By Ricky Ortega
Life without parole; free falling into the black hole of prison life. It’s where the spirit cries softly in the night while disguising its tears in the daylight. A place where the desire to be free is met with the guilt of taking a human life; a clashing of two worlds in a struggle for survival.
On the day I was sentenced, I was placed in solitary confinement; frozen in time by the frigid temperatures of a barren world. I was immediately drawn to a small window in the back of the cell where I noticed the sun setting behind the clouds as it began to rain—a sure sign that life still existed. I hadn’t really noticed the rain before but there was something reassuring about the raindrops cascading down my cell window like a symphony of teardrops falling from heaven. I couldn’t touch them but I felt their connection to me through the glass as they reflected off the moonlight. An epiphany, as if to say, “It’s ok, I will cry with you.”
This series of articles will consider how those serving life without parole are rediscovering the life they once took for granted and are seeking a new beginning from a world of isolation—from a world where windows cry.
Henry Sianez has been serving a life without parole sentence for 43 years. “In my younger years, I carried a gun as a body, thinking I would take anything I wanted,” admitted Sianez. “I had no regard for authority or for humanity in general. Along with a drinking problem, it was a matter of time before it all ended abruptly.”
Folsom Prison was a dose of reality for this wayward traveler. “Accepting the outcome of my sentence was the biggest hurdle to overcome. It was like a fatal disease I had to learn to live with. And I wasn’t sure if it was even worth trying,” stated Sianez. “Facing this fork in the road; to give up or to hold on to hope, the days kept getting longer. I didn’t do anything worthwhile in my life that would lead me to believe that things would get better. Then one day while I was in the visiting room, I met the person that would change my life,” recalled Sianez.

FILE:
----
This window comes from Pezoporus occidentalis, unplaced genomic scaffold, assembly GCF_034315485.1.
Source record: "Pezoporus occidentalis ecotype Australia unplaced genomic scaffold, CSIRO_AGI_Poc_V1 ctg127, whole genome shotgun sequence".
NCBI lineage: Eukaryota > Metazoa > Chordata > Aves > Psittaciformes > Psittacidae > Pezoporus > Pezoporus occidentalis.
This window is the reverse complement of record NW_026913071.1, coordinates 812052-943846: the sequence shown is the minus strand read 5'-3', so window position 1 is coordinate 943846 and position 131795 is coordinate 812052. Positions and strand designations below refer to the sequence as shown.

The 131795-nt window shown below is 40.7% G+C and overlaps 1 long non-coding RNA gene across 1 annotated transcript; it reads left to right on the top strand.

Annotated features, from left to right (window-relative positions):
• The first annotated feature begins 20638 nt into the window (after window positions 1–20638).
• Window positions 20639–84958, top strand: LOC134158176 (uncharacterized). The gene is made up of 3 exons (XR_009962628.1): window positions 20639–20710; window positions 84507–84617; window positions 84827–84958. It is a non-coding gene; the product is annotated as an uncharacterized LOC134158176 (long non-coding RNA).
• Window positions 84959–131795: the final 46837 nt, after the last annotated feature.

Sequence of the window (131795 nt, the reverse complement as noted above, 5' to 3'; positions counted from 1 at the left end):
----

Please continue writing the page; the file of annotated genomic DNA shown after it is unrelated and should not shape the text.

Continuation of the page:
As he discovered, rehabilitation is a transformation of the heart, motivated by love for self and for humanity. “Barbara caused me to want to take a closer look at myself and see the need for change from the inside out. We’ve been married now for 39 years and I can honestly say that life has gotten better every day I’ve been with her. I’m 79 years old now and I may or may not get the chance to be with her in the way she deserves. But still, she’s here with me,” exclaimed Sianez.
A true definition of love in a place you least expect it. Barbara Sianez described her relationship with Henry: “My husband and I are doing life without parole. I have found my best friend and soulmate in Henry. We’ve learned together that the best way to deal with life is by taking it one day at a time, treasuring each and every moment we have together.”
Two hearts beating as one, synchronized by the passing of time. Henry and Barbara Sianez have found their connection to life in a most unusual place. Indeed, the spirit of those serving life without parole becomes withered over time, buried beneath the ashes of yesterday. Although we have a responsibility to our past, it’s important for us to keep looking through the windows of the future and be able to see the life that we are still a part of; to watch the mother sparrow build her nest on the window ledge, to see the sky turn so many shades of blue. Above all, to notice when the rains come down and sprinkle hope upon the only place on Earth where windows cry.